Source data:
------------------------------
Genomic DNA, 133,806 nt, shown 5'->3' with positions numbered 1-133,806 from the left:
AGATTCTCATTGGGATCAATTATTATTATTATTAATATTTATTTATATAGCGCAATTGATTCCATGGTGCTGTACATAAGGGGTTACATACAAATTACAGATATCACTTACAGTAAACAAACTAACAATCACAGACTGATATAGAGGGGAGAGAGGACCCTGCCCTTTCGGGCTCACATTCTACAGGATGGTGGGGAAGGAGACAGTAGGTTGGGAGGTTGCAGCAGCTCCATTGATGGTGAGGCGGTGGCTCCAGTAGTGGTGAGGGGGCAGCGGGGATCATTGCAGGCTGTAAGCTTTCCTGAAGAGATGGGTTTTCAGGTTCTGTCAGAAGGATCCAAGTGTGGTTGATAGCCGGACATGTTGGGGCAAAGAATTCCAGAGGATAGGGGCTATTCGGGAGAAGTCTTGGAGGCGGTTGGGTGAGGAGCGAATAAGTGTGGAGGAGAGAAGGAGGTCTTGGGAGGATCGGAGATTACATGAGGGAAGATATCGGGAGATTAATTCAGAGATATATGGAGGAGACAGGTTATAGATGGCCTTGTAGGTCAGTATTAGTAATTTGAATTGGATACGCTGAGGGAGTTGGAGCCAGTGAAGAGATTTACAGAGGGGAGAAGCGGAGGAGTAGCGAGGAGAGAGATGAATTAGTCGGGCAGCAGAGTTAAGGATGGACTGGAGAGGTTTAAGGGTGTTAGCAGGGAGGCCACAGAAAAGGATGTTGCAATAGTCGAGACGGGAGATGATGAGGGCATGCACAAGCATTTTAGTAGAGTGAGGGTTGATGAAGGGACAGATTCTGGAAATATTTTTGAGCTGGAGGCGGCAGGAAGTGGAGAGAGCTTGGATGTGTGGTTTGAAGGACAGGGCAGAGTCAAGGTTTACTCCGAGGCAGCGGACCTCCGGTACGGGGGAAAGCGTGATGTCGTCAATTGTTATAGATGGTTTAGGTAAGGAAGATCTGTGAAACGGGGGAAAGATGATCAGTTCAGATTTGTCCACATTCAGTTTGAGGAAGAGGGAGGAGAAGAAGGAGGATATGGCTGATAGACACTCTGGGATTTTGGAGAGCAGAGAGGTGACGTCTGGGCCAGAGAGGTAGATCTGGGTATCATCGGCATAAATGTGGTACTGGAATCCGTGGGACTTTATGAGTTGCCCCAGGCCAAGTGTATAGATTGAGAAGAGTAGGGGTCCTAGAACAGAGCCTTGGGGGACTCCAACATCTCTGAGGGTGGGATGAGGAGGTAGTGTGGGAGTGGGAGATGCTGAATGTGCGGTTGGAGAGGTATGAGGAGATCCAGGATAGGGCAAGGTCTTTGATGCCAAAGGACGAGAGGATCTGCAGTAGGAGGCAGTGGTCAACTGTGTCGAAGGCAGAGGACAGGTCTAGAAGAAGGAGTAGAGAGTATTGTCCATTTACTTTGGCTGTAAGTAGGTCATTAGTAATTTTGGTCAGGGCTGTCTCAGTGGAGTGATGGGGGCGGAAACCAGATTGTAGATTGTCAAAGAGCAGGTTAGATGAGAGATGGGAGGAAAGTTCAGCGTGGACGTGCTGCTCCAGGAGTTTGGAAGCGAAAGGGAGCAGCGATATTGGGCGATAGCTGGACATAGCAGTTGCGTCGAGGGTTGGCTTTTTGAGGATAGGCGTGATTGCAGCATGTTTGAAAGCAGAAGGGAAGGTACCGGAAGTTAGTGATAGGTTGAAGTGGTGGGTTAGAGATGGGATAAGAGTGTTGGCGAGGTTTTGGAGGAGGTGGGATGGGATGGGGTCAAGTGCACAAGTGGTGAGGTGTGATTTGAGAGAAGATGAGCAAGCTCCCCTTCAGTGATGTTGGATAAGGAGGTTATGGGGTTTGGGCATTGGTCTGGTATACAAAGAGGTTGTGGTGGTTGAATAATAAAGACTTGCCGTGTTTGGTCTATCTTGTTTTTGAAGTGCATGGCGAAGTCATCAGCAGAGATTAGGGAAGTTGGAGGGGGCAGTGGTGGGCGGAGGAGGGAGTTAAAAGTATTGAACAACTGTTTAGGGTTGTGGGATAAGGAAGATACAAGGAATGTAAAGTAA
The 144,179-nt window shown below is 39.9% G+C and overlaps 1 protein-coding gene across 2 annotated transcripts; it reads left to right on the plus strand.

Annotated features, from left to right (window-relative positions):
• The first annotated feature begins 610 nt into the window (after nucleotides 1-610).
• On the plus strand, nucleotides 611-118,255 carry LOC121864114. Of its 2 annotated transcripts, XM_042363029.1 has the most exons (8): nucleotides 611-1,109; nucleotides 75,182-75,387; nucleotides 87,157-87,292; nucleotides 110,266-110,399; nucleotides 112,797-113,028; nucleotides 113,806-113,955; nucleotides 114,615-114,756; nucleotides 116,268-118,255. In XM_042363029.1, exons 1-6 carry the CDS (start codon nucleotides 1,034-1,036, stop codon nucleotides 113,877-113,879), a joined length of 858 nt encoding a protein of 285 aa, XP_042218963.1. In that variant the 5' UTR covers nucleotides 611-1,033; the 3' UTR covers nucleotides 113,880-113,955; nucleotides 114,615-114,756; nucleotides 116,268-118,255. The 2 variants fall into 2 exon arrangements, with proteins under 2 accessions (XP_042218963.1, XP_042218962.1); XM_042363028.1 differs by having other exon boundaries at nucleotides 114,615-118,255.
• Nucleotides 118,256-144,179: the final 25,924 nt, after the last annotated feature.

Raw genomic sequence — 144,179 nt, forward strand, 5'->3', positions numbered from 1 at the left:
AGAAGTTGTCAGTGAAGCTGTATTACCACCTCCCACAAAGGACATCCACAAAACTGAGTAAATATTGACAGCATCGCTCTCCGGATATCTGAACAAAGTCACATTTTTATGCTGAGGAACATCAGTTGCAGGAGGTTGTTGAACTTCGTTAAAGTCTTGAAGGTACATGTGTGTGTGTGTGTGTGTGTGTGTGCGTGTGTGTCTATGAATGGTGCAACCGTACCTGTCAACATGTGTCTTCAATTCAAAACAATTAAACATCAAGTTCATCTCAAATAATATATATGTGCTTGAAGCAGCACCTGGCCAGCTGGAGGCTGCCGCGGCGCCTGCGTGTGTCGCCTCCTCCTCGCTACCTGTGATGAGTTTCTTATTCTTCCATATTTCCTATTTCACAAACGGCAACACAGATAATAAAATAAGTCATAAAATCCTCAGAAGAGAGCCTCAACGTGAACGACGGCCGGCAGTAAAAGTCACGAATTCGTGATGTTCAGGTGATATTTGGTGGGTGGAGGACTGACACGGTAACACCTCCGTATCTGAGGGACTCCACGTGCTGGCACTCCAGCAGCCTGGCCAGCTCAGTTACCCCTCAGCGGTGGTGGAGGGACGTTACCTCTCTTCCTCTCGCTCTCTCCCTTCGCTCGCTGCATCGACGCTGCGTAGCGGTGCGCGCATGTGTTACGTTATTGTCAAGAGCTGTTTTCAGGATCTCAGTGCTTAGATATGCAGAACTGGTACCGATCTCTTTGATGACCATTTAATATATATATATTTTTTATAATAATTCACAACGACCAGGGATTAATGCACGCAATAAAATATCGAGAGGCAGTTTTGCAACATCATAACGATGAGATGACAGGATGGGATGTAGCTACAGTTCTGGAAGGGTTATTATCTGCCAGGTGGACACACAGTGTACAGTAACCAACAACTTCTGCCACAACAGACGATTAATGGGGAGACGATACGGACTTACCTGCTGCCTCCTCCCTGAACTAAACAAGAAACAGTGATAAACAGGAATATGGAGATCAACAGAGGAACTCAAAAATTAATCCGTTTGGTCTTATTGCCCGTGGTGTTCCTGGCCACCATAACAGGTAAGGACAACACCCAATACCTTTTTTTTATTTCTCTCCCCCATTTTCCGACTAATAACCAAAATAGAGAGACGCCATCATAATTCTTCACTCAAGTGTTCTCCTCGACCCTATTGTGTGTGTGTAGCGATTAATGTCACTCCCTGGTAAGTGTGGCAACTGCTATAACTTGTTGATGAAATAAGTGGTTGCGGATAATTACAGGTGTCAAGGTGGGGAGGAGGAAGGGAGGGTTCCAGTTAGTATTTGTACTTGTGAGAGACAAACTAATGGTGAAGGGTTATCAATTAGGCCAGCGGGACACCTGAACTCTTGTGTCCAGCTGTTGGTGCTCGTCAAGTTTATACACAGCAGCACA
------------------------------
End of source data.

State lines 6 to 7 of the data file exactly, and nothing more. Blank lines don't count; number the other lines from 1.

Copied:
• On the plus strand, nucleotides 611-118,255 carry LOC121864114. Of its 2 annotated transcripts, XM_042363029.1 has the most exons (8): nucleotides 611-1,109; nucleotides 75,182-75,387; nucleotides 87,157-87,292; nucleotides 110,266-110,399; nucleotides 112,797-113,028; nucleotides 113,806-113,955; nucleotides 114,615-114,756; nucleotides 116,268-118,255. In XM_042363029.1, exons 1-6 carry the CDS (start codon nucleotides 1,034-1,036, stop codon nucleotides 113,877-113,879), a joined length of 858 nt encoding a protein of 285 aa, XP_042218963.1. In that variant the 5' UTR covers nucleotides 611-1,033; the 3' UTR covers nucleotides 113,880-113,955; nucleotides 114,615-114,756; nucleotides 116,268-118,255. The 2 variants fall into 2 exon arrangements, with proteins under 2 accessions (XP_042218963.1, XP_042218962.1); XM_042363028.1 differs by having other exon boundaries at nucleotides 114,615-118,255.
• Nucleotides 118,256-144,179: the final 25,924 nt, after the last annotated feature.